A two-day conference on Electoral Integrity in Nigeria: Tackling Corruption in the Country’s Electoral Process opened in Abuja today with the twin-issue of corruption and vote buying taking the center stage. Through the conference, stakeholders are expected to identify and interrogate different dimensions of electoral corruption and how it impacts on electoral integrity in Nigeria.
A two-day conference on Electoral Integrity in Nigeria: Tackling Corruption in the Country’s Electoral Process opened in Abuja today with the twin-issue of corruption and vote buying taking the center stage.
Through the conference, stakeholders are expected to identify and interrogate different dimensions of electoral corruption and how it impacts on electoral integrity in Nigeria.
Organised by the Center for Democracy and Development, the conference will also explore human factors that encourage electoral corruption; examine the role of technology in curtailing or enhancing electoral corruption in Nigeria; and finally, identify strategies to tackling electoral corruption ahead of the 2019 general elections.
As different panelists took turn to discuss the theme, the issue of vote buying and selling clearly dominated the discussion with experts pointing to the dangers they portend to Nigeria’s democracy.
Lead discussant in the opening session, Professor Jibrin Ibrahim, a Senior Fellow CDD noted that electoral integrity is an important component for the stability and survival of democracy. He said the lack of electoral integrity in previous elections in history (1963 and 1983) termination of democratic rule in the first and second republics in Nigeria.
He said integrity in electoral process means the outcome of the election process is determined by one person, one vote; removal of processes of manipulation; absence of violence and the candidates have access to the media during the campaigns.
Professor Ibrahim further said the electoral process would be judged credible when there is inclusiveness, there is transparency in the election process, there is accountability whereby rules and laws governing the elections are adhered to and there is competitiveness.
He observed that the growing phenomenon of vote buying poses a danger to the democratic process. “When a person who goes to vote does not do so on the basis of their conscience but on the basis of transaction, since they bought the vote, they may not be obliged to do anything when they get to power”
He posited, however, that improvements observed in the electoral process may have given rise to vote buying because the political parties are now conscious that the voters determine who wins the election and not violence or ballot snatching.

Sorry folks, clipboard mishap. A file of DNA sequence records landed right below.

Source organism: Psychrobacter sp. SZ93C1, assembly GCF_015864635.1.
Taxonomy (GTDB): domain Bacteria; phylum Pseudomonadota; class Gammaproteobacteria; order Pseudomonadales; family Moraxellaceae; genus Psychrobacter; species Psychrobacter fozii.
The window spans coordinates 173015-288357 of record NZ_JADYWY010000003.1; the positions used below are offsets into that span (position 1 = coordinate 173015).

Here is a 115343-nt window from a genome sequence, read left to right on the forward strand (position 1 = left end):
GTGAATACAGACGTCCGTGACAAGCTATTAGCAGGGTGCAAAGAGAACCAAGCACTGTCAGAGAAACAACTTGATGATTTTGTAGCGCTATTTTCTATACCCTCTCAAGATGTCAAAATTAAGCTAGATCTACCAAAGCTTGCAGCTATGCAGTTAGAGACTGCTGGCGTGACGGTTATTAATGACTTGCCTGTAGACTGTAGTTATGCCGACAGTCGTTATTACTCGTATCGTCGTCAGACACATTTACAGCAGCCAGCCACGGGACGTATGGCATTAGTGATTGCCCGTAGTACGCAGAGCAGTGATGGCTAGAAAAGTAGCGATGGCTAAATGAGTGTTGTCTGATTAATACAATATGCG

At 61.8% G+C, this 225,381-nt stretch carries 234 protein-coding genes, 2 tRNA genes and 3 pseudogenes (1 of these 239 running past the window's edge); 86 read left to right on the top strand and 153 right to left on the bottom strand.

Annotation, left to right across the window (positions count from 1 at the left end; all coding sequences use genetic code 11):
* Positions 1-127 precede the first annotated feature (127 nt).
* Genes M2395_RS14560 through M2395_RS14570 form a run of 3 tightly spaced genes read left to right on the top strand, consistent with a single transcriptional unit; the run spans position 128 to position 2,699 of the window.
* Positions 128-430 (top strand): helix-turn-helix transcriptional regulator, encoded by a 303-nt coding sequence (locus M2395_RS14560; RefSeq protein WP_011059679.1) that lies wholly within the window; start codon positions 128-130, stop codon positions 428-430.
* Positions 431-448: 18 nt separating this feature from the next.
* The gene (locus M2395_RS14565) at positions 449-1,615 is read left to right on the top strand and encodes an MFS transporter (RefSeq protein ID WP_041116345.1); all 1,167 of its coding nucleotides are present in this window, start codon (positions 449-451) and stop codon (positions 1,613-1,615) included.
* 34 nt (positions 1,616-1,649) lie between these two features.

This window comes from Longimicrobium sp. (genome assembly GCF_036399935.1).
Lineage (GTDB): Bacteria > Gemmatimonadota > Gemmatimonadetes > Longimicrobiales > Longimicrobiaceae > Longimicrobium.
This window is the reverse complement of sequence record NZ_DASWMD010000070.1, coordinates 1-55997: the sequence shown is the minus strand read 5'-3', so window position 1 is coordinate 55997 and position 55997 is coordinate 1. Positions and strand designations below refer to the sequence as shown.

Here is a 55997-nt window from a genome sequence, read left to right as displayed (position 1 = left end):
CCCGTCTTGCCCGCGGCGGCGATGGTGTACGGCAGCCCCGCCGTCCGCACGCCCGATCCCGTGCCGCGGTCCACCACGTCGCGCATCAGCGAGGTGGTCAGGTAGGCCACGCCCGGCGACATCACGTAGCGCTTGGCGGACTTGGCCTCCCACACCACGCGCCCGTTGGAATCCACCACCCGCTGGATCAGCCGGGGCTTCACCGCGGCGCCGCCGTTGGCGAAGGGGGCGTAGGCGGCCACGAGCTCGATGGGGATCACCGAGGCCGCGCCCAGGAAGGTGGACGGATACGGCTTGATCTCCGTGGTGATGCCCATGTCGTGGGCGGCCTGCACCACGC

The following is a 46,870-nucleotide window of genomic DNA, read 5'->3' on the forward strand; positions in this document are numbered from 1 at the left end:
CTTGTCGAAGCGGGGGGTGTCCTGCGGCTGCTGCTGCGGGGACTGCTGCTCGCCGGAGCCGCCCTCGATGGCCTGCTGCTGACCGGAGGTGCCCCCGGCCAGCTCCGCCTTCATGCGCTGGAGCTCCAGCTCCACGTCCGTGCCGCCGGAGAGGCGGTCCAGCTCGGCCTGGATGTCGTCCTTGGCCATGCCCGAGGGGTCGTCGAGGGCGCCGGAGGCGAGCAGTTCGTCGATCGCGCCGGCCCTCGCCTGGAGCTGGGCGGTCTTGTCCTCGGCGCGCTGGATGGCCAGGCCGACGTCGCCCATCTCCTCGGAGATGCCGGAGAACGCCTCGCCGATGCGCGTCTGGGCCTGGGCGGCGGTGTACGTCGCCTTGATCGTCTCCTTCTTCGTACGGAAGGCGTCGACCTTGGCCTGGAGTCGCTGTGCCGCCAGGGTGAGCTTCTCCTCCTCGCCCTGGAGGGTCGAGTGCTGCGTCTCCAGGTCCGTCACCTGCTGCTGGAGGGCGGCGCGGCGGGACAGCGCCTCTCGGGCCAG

On his part, Dr Abdul Husain of PLAN International said the outrage against vote buying in the country is misplaced if corruption remains endemic in the country. He said Nigerians should question the bigger picture of the context that creates the environment for vote buying.
He said even professional bodies engage in vote buying during their delegates elections as candidates pay for accommodation, feeding and transportation noting that whoever spends money to be elected sees it as an investment and the way to arrest this trend is to deal with the larger issue of corruption.
He said vote buying has now become an issue because more people now know about it through the effect of the social media and other means of modern communication. ”Corruption is at the roots of vote buying and electoral integrity in Nigeria”
To deal with the problem, he said Nigerians should debate it and recognize it as a threat to our democracy; the political parties should be more involved in seeking a solution to the problem while pointing accusing fingers at some Civil Society Organisations for indulgence in acts of corruption and nepotism.
In the second session with the sub-theme: Political Corruption and Elections funding: Impact on Governance, panelists which included Dr. Jide Ojo, Eze onyekpere and Christina Ude noted that election funding is a driver for political corruption.
Panelist observed that as a way forward, there is a need for citizen action, establishment of whistle blowers’ protection law, investigative journalism and legal framework have to be strengthened; there should be public interest litigation.
On the issue of vote buying, it was observed that there are no sinners or saints because all the political parties are involved. Onyekpere said: “When people are improverished so much, it becomes difficult to convince them not to collect money before voting.
Dr Dayo Kusa submitted that the impact of vote buying on governance is humongous as it eliminates good healthcare, quality education and generally eliminate human dignity. She said money that should have been used to enhance the quality of citizens life through social investment, provision of infrastructure, security is spent in buying votes with the consequences that leave everybody hungry.
The third session: Is vote buying a Nigerian political culture, interrogated why people are willing to sell their votes. Vote buying was never part of the Nigerian political culture but a recent introduction. Those who engage in it understand that there is a lacuna in the system which they seek to exploit.
To curb the menace of vote buying, there is need for voter education, institutions that have roles to be played in the electoral process should be strengthened, culprits should be prosecuted. We also have to seek ways of reducing desperation on the part of the politicians by making them to be more accountable in office , make political offices less attractive and perhaps limit the terms of office of political office holders to a single term of four or five years.